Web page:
Malware distribution is undergoing a major shift, from being widely distributed so as to have the maximum effect on a target rich environment, from quick in – acquire target – quick out blitzing strategies, to custom-made, no signature available, targeted to a specific industry, business, or user to limit solution development, and placed where it will be most effectively consumed by the target.  The new malware is being tweaked to avoid detection, doing nothing observably destructive, and maintaining a discrete profile for as long as possible.  It stays in the environment, collecting information, trickling out intelligence, and potentially offering backdoor access for its author or owner.  These little nasties tend to stay embedded within an organization for years.

  • Data Leakage –  I used to worry about the impacts malware had, the downtime it incurred, the mess it made, and the time it takes to clean up after an infection.  Incident Response, Business Continuity and Disaster Recovery practices have matured, alleviating the bulk of those concerns, and now I don’t have to worry as much about what sort of malware gets into the environment.  Over the years, I have adopted an attitude that concerns itself more and more with egress management.  I now worry more about what data is getting out.  In order to maximize my nightly pillow time, I develop or procure capabilities to monitor traffic flows, and to identify the types of documents, contents of documents, and other materials that should not be leaving the network.

The challenges here are accounting for every egress method, every potential removal vehicle, every characteristic that makes a document sensitive, and dealing with each one in an appropriate and manageable fashion.  The electronic communications are the low hanging fruit, they are easily monitored.  It is the physical devices that pose the greatest challenges.

  • Next Generation Firewalls – The Internet Protocol suite was built to support communication using a set of rules, identifying specific ports and protocols, packet and frame sizes, and expecting specific content to be in each frame.  The developers assumed that applications and people would operate within those rules.  We also assumed that technology would present a perimeter that could be easily controlled and managed.  If the protocol used matched the port designated for it, and that port/protocol set was allowed to pass through the firewall, it was all good.  Unfortunately, attackers do not play by those rules.  They use them against us.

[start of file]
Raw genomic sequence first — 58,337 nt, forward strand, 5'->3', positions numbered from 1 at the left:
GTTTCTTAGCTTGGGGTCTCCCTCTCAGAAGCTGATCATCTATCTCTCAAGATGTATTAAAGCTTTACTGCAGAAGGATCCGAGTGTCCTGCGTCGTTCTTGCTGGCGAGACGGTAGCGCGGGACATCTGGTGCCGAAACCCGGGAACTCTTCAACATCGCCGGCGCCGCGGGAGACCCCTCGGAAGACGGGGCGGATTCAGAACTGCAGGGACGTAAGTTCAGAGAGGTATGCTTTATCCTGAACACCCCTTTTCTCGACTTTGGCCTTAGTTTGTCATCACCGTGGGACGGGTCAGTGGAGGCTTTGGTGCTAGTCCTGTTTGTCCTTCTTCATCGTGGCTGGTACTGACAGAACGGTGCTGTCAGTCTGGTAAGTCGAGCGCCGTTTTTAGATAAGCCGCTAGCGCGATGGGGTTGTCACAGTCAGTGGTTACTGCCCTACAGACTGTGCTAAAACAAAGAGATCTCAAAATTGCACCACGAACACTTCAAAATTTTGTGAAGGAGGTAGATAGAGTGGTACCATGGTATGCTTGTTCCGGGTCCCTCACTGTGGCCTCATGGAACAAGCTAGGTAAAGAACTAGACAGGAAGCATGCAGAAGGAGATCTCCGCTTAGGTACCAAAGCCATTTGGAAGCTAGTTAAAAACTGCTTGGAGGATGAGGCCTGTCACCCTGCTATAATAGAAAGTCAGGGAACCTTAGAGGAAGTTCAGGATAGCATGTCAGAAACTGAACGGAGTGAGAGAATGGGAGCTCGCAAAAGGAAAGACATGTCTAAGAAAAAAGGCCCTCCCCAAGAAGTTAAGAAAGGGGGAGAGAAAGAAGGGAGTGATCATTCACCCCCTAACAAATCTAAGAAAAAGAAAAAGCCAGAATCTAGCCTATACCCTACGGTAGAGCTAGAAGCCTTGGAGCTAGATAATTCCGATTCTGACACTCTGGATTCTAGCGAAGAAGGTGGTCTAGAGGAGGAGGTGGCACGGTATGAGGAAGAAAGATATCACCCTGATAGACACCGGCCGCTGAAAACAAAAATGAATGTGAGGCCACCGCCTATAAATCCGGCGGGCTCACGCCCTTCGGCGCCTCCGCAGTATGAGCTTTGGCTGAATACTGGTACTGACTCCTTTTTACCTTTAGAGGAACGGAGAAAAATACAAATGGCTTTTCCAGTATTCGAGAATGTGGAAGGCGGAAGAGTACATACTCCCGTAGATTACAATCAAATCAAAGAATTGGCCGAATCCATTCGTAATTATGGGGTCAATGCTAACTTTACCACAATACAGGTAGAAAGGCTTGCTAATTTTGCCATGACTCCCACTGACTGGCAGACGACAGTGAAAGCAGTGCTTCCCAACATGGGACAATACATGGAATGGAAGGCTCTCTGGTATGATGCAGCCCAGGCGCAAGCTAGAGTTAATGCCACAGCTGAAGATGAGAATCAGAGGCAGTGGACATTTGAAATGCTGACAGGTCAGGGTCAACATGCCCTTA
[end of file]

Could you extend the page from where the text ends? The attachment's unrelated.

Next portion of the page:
Next Generation Firewalls are emerging that analyze relationships and behaviors.  They inspect traffic to ensure that someone or something is accountable for each packet on the network, that it fits within an expected data request stream, conforms to much more granular rules based on expected and observed behavior, and that it is shaped and formed the way the rules expect it to be.

  • The Cloud – Every silver lining has a cloud, and every cloud has security implications.  We experimented in the past with out-sourcing our IT worker bees in order to save costs.  In some places that was successful, and not so successful in others.  We are now doing the same thing with applications, services, data, and infrastructure.  The risks to those assets remain the same, but we are now concentrating those assets along with many other assets in one place, and giving up visibility and control, while increasing the value of the hosting target.

The arguments make sense, we are not an IT company, why do we need to invest in so much hardware, software, and staff to maintain it?  Someone else can do this better, focus entirely on it, and save us money by providing it to the masses as a Service. The other side of the coin is that the risks don’t go away, the liabilities don’t go away, but the ability to directly control and manage the out-sourced entities becomes more difficult.  Accountability becomes fuzzy, but ultimately lies with the data owner, not the hosting comapny.  In a cloud-based model, you are trusting someone else to do a better job of managing and protecting your data, you are trusting them not to mis-use your data, and you are trusting them to provide access to the right people while blocking access of the wrong folks.  Audit and Compliance issues become evident.

Ultimately, if this new juicy data target is breached by someone attacking you or one of the many other customers that use this service, your data may be exposed, and your business is liable and accountable.  Your data may not even be exposed, but if you use the breached vendors’ services, the perception may be that you were breached.  Your customers won’t care if the breach happened at your data center or your provider’s.  You were trusted with their data, and it was at risk of exposure on your watch.  You may also increase your dependency on the cloud service, and that increases your susceptibility to denial of service attacks.